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All I want for Christmas is a mangrove jack
  |  First Published: December 2016



With summer now in full swing and Christmas over, what better time to head to the Sunshine Coast to fulfil that fishing addiction? With plenty of action on the rivers, offshore and on the beach, anglers have been really spoilt for choice!

In the rivers it’s all about mangrove jacks, and this year is shaping up to be one to remember, with some cracker fish already boated. The Maroochy River has really been firing up, with the upper reaches of the river producing some great fish. Fishing the rocky edges upriver from Coolum Creek has been worthwhile, with the higher tides in the late evening producing some great fish. Last month, we still hadn’t seen too much rain, so there were plenty of fish in the upper reaches. However, if the river receives a fair downpour, then they tend to move to the lower parts of the system to get into the cleaner, salinity rich water.

If you’re chasing jacks in the Noosa River, try concentrating you’re efforts up between Lake Cooroibah and Lake Cootharaba. With plenty of fallen trees, underwater debris and also a couple of rock bars, it certainly makes for perfect jack country. Trolling deep diving hardbody lures around the 70mm-100mm size are ideal. My preferred lure to use in this area would be a Lucky Craft Pointer or the deep diving Zerek Tango Shads in the 69mm size. Both these lures are suspending, so they are also perfect for casting at structure, as well as trolling. Remember when trolling to keep moving your rod tip to impart even more action on the lure. With anglers focusing their activities on chasing jacks at the moment, there is also some very interesting by-catch, with school mulloway, trevally, grunter bream, big flathead and monster threadfin all managing to find their way onto hooks.

Whiting have been in great numbers, with some real elbow slappers caught in the Frying Pan and Dog Beach flats. Fresh worms, live yabbies and peeled prawns have been the pick of the baits. Surface poppers and surface walkers seem to attract those bigger fish, so working those flats on an incoming tide in low light can really pay off. Mud crabs have also been in good numbers with some nice bucks gracing the Christmas tables this year as part of the good old Aussie Christmas Seafood feast. Crab pots that are loaded with fresh mullet are performing best.

Fishing on Sunshine Coast beaches this summer, has been great for whiting, bream, dart and sand flathead, with the majority of fish holding in those close gutters. I love fishing the beaches with a backpack on my back and a nice light 10ft rod in hand – this way you can be mobile, and not only do you get a bit of exercise, but you cover a lot of ground working those closer gutters and holes, and more often than not, you claim more fish.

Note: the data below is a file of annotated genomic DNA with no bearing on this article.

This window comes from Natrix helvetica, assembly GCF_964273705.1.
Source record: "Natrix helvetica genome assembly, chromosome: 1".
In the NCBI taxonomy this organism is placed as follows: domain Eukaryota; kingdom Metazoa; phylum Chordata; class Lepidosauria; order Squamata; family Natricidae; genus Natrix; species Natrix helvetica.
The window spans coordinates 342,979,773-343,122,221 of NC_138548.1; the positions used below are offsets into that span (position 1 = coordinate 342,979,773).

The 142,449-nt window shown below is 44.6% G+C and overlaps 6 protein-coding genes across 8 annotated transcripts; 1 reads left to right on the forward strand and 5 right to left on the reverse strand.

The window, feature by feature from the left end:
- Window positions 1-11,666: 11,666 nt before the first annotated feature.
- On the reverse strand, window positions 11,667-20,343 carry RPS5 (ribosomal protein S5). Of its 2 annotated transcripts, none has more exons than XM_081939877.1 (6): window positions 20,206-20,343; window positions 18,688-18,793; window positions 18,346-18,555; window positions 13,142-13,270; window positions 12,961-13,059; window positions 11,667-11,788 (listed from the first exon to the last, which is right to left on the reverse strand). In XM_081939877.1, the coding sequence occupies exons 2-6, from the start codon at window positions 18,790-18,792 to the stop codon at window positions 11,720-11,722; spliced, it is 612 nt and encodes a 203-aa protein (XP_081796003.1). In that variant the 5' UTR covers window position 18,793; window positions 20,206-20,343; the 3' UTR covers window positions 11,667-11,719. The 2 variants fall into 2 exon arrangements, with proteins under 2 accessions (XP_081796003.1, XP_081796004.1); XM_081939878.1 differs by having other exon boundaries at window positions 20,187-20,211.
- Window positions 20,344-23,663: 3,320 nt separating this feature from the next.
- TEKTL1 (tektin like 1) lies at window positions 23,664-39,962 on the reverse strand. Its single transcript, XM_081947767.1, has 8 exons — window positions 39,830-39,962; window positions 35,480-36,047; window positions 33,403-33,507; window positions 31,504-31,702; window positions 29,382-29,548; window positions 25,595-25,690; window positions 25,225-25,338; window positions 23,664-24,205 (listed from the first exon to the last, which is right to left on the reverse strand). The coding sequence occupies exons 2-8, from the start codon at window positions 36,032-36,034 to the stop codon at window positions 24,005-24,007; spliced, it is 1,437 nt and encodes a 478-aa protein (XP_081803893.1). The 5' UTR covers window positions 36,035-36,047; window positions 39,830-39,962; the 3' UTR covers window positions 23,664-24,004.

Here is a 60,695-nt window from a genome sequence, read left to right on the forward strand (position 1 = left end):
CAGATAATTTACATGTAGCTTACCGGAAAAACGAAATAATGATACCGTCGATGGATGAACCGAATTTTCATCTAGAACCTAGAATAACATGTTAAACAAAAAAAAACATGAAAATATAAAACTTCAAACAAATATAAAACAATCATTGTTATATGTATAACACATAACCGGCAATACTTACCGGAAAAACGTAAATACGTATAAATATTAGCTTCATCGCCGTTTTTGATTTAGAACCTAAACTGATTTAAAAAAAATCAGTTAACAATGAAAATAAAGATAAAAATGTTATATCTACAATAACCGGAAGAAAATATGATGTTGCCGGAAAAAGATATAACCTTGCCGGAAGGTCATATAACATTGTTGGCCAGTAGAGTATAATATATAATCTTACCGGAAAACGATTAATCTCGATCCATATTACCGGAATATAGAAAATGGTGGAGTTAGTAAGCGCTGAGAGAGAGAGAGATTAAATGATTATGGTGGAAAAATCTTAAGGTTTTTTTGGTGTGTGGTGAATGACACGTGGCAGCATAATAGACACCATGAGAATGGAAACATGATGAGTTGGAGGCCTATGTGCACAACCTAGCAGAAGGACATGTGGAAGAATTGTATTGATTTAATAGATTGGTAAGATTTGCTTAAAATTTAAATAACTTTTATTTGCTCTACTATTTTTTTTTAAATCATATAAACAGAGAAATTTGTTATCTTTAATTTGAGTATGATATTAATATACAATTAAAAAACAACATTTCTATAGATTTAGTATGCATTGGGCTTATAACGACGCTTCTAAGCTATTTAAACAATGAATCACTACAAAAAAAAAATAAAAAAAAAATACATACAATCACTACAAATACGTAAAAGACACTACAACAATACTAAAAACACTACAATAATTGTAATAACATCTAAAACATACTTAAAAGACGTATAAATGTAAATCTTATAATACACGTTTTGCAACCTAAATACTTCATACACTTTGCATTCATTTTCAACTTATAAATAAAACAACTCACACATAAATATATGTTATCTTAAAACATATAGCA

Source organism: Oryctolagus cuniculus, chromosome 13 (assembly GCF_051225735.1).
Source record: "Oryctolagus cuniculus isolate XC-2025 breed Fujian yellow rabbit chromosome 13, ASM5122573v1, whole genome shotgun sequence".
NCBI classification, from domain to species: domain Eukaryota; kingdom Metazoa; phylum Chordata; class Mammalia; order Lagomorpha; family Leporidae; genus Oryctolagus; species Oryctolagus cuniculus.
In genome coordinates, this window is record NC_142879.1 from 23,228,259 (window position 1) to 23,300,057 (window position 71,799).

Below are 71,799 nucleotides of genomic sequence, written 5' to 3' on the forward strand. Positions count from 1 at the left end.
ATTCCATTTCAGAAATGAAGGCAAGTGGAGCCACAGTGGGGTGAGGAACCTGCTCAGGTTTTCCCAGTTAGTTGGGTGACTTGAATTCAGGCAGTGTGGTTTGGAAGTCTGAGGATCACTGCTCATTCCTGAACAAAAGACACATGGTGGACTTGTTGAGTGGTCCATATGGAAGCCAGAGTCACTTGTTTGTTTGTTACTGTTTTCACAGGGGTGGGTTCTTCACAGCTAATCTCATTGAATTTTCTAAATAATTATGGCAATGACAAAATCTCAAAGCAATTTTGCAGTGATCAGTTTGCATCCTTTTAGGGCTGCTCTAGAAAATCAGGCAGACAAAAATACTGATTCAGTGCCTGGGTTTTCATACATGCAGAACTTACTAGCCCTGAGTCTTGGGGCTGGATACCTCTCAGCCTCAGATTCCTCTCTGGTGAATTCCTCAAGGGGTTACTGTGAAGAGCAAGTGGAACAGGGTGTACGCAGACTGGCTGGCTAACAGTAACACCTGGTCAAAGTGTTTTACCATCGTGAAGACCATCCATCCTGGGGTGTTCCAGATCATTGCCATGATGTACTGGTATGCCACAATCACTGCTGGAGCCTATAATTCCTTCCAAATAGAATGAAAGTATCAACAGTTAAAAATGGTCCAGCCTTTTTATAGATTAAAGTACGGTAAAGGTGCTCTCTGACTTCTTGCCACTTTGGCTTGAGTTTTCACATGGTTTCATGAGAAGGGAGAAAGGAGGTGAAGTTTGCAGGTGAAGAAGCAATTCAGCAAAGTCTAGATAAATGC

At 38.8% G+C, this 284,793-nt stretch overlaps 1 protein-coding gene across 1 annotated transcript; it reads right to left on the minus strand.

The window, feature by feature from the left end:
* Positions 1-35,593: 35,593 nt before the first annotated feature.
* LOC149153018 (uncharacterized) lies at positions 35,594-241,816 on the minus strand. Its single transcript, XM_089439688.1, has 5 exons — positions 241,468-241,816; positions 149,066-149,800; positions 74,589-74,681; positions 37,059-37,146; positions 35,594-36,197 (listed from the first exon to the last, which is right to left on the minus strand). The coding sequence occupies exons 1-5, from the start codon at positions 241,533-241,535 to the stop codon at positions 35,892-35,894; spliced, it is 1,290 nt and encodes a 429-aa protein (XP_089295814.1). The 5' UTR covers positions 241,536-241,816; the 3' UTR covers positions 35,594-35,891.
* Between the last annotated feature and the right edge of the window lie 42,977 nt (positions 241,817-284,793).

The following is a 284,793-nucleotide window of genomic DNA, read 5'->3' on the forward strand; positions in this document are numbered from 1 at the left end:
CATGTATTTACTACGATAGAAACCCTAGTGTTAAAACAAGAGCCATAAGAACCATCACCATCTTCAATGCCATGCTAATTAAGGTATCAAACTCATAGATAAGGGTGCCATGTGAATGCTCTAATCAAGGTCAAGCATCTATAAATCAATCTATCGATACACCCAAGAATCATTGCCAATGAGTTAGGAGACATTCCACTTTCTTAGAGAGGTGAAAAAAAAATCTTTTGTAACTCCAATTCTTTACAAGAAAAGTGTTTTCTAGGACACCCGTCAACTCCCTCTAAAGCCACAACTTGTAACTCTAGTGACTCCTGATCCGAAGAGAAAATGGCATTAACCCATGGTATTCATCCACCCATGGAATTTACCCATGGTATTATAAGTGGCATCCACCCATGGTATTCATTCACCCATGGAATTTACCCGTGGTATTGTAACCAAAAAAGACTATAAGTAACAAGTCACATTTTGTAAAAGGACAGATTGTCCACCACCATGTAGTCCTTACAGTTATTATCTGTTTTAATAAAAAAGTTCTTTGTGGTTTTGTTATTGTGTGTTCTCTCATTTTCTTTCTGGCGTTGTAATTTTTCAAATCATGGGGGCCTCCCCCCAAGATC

Tailor are still around, with some bigger greenbacks around the river mouths. Anglers have been using fresh mullet, bonito fillet and pilchard to tangle with a big tailor. Rock anglers have also been claiming some nice fish, with mulloway, large trevally and the odd sweetlip and squire claimed. Chasing those big trevally is great fun, and fishing the rock at Yaroomba, Noosa National Park and Point Cartwright has been where most of the action has been. Anglers have been casting GT Ice Creams, and stickbaits like the Shimano Ocea Pencils. These fast moving lures, when speedily retrieved over the rock, have seen anglers tangle with some solid trevally.

Offshore it’s all about the pelagics! Mahimahi, mackerel, tuna and even marlin are all on the cards off the Sunshine Coast. The good news is, you don’t have to travel far to get amongst them. Just over The Noosa Bar, you’ve got Laguna Bay, and with the few small reefs in the area you can come across tuna and mackerel. Having the first mate keep an eye out for bird activity is essential, as the pelagics will push the bait to the surface and the birds will attack from above. I always make sure I have a number of different sized slugs to try and match the bait that the fish are feeding on. I’ve also taken a liking to using flat fall jigs, as they tend to fall though the school looking like a dying baitfish, and an easy meal. Trolling the edge of the reefs out wider with big hardbody lures like the Nomad DTX Minnows at speed can also be an effective way to target big mackerel. For bait anglers, the good old pilchard floater, along with tinsel head over the top of your bait is always a good way to go. The tinsel heads are really effective, as mackerel have very sharp eyesight and can see them from a mile away. Always remember to berley when floating baits, it makes a huge difference. For the anglers who love working the reefs, good old Sunshine Reef has again come up with the goods, with some cracker coral trout, sweetlip cod and squire. Up on North Reef, anglers have tangled with some lovely mulloway, sweetlip, pearl perch, cobia and mori cod. For the anglers heading up towards Double Island, the red emperor are always out that direction, and always hungry.

From the team at both our Davo’s Stores, we hope you had a great Christmas and a very fishy New Year.

For all the latest information log onto www.fishingnoosa.com.au for up to date bar and fishing reports. Drop into Davo’s Tackle world Noosa or Davo’s Northshore Bait & Tackle at Marcoola to find out where the fish are biting, and remember tight lines and bent spines!

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